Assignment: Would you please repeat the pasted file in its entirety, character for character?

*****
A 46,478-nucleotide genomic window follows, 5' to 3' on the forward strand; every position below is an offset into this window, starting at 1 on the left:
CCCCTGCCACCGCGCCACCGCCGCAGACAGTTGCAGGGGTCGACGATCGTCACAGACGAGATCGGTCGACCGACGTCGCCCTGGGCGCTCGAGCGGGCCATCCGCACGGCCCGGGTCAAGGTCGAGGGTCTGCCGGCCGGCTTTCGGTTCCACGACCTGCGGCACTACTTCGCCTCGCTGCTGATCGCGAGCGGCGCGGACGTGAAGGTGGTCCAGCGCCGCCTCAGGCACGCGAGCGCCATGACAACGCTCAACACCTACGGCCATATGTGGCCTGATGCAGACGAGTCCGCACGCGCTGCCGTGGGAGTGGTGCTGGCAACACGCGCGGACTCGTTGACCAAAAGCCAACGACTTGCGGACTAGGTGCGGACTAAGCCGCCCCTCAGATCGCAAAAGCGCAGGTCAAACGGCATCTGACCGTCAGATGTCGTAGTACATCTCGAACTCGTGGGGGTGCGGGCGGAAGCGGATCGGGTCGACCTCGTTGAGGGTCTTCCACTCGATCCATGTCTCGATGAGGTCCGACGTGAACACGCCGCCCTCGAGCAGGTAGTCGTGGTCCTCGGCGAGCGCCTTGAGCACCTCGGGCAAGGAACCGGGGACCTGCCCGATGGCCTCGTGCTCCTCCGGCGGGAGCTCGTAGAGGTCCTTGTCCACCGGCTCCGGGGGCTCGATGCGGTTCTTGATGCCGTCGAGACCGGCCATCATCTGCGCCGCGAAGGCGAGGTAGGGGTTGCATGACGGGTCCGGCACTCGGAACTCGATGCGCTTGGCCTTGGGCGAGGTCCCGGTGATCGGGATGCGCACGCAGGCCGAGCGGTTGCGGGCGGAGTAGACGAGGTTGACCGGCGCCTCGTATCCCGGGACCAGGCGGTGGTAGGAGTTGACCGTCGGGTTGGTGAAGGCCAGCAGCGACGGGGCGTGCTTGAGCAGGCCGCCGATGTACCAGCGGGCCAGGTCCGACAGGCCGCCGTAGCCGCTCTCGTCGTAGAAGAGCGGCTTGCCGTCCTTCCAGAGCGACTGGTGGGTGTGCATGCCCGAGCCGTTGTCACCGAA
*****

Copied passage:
A 46,478-nucleotide genomic window follows, 5' to 3' on the forward strand; every position below is an offset into this window, starting at 1 on the left:
CCCCTGCCACCGCGCCACCGCCGCAGACAGTTGCAGGGGTCGACGATCGTCACAGACGAGATCGGTCGACCGACGTCGCCCTGGGCGCTCGAGCGGGCCATCCGCACGGCCCGGGTCAAGGTCGAGGGTCTGCCGGCCGGCTTTCGGTTCCACGACCTGCGGCACTACTTCGCCTCGCTGCTGATCGCGAGCGGCGCGGACGTGAAGGTGGTCCAGCGCCGCCTCAGGCACGCGAGCGCCATGACAACGCTCAACACCTACGGCCATATGTGGCCTGATGCAGACGAGTCCGCACGCGCTGCCGTGGGAGTGGTGCTGGCAACACGCGCGGACTCGTTGACCAAAAGCCAACGACTTGCGGACTAGGTGCGGACTAAGCCGCCCCTCAGATCGCAAAAGCGCAGGTCAAACGGCATCTGACCGTCAGATGTCGTAGTACATCTCGAACTCGTGGGGGTGCGGGCGGAAGCGGATCGGGTCGACCTCGTTGAGGGTCTTCCACTCGATCCATGTCTCGATGAGGTCCGACGTGAACACGCCGCCCTCGAGCAGGTAGTCGTGGTCCTCGGCGAGCGCCTTGAGCACCTCGGGCAAGGAACCGGGGACCTGCCCGATGGCCTCGTGCTCCTCCGGCGGGAGCTCGTAGAGGTCCTTGTCCACCGGCTCCGGGGGCTCGATGCGGTTCTTGATGCCGTCGAGACCGGCCATCATCTGCGCCGCGAAGGCGAGGTAGGGGTTGCATGACGGGTCCGGCACTCGGAACTCGATGCGCTTGGCCTTGGGCGAGGTCCCGGTGATCGGGATGCGCACGCAGGCCGAGCGGTTGCGGGCGGAGTAGACGAGGTTGACCGGCGCCTCGTATCCCGGGACCAGGCGGTGGTAGGAGTTGACCGTCGGGTTGGTGAAGGCCAGCAGCGACGGGGCGTGCTTGAGCAGGCCGCCGATGTACCAGCGGGCCAGGTCCGACAGGCCGCCGTAGCCGCTCTCGTCGTAGAAGAGCGGCTTGCCGTCCTTCCAGAGCGACTGGTGGGTGTGCATGCCCGAGCCGTTGTCACCGAA